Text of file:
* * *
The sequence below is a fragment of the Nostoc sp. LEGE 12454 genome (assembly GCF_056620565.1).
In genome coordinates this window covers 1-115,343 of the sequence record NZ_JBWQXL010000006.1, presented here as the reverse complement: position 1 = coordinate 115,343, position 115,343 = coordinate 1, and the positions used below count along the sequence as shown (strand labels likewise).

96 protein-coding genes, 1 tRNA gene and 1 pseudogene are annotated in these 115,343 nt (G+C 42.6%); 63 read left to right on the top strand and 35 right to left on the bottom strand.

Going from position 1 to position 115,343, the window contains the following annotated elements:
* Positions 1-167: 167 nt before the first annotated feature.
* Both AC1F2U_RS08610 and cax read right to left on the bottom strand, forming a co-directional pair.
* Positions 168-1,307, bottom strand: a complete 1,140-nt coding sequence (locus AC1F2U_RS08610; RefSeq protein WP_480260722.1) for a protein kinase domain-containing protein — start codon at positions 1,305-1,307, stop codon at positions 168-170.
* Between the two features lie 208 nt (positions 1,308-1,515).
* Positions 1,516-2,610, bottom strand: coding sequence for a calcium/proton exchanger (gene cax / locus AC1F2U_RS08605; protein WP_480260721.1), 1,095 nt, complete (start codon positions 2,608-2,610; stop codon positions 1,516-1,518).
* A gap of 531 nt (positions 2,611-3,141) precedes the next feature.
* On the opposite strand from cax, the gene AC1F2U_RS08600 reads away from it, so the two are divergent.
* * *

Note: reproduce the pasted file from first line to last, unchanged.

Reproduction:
The sequence below is a fragment of the Nostoc sp. LEGE 12454 genome (assembly GCF_056620565.1).
In genome coordinates this window covers 1-115,343 of the sequence record NZ_JBWQXL010000006.1, presented here as the reverse complement: position 1 = coordinate 115,343, position 115,343 = coordinate 1, and the positions used below count along the sequence as shown (strand labels likewise).

96 protein-coding genes, 1 tRNA gene and 1 pseudogene are annotated in these 115,343 nt (G+C 42.6%); 63 read left to right on the top strand and 35 right to left on the bottom strand.

Going from position 1 to position 115,343, the window contains the following annotated elements:
* Positions 1-167: 167 nt before the first annotated feature.
* Both AC1F2U_RS08610 and cax read right to left on the bottom strand, forming a co-directional pair.
* Positions 168-1,307, bottom strand: a complete 1,140-nt coding sequence (locus AC1F2U_RS08610; RefSeq protein WP_480260722.1) for a protein kinase domain-containing protein — start codon at positions 1,305-1,307, stop codon at positions 168-170.
* Between the two features lie 208 nt (positions 1,308-1,515).
* Positions 1,516-2,610, bottom strand: coding sequence for a calcium/proton exchanger (gene cax / locus AC1F2U_RS08605; protein WP_480260721.1), 1,095 nt, complete (start codon positions 2,608-2,610; stop codon positions 1,516-1,518).
* A gap of 531 nt (positions 2,611-3,141) precedes the next feature.
* On the opposite strand from cax, the gene AC1F2U_RS08600 reads away from it, so the two are divergent.